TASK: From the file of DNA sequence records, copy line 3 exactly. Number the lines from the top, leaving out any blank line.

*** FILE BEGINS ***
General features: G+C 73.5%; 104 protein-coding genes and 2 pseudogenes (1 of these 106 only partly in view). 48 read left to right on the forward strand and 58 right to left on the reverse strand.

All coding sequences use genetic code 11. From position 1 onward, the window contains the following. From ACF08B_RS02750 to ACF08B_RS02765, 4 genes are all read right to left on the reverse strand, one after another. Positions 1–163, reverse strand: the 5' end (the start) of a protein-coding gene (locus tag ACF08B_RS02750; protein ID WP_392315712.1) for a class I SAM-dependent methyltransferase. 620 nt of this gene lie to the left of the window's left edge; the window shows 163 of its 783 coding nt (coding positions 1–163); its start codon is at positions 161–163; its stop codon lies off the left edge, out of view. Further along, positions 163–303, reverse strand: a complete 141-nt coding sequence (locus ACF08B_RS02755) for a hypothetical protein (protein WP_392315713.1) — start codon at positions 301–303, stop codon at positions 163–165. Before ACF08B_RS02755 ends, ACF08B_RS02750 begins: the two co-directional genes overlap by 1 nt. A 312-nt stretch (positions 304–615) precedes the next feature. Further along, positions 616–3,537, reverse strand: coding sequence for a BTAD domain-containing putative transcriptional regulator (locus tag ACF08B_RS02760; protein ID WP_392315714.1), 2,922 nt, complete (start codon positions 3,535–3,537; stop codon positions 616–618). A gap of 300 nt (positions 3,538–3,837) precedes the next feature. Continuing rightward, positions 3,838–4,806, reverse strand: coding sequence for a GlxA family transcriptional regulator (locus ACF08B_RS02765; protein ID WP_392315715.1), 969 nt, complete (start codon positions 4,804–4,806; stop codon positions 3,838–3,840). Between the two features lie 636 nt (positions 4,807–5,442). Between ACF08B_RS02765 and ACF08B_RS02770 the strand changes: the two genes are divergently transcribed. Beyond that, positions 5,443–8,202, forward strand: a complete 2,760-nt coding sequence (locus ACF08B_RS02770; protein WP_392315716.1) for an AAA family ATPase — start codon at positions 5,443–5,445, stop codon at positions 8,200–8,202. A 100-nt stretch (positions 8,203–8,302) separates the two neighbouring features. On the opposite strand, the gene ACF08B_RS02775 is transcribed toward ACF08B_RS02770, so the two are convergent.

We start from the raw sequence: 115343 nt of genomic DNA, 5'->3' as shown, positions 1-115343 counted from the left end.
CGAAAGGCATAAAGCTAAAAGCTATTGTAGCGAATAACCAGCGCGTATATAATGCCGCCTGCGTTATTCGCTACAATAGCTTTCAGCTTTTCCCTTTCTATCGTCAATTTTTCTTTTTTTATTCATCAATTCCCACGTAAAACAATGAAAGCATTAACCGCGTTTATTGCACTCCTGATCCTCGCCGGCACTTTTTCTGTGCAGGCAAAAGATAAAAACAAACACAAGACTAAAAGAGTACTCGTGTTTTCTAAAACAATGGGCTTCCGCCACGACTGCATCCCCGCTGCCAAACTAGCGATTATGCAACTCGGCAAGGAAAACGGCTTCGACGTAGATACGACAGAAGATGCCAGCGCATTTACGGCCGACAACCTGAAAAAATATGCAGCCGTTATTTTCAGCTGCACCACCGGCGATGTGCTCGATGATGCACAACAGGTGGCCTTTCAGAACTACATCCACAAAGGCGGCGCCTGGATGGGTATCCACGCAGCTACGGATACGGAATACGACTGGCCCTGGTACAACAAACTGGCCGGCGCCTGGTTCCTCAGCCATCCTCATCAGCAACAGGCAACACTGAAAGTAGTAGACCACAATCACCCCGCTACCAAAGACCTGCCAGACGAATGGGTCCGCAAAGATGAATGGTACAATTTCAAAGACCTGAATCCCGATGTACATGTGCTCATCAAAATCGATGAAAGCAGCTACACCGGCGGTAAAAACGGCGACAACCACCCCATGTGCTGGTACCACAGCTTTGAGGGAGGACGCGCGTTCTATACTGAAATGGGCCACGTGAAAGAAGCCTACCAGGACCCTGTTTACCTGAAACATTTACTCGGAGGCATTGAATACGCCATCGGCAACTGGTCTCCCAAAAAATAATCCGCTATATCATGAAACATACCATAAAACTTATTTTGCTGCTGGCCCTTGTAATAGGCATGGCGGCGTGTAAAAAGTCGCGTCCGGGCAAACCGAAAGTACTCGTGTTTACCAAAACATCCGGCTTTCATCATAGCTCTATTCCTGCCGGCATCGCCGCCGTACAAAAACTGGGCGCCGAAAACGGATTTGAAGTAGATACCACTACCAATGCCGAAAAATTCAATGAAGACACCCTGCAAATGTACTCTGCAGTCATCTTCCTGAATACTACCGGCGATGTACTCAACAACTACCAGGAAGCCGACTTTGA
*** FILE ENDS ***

We start from the raw sequence: 115343 nt of genomic DNA, 5'->3' as shown, positions 1-115343 counted from the left end.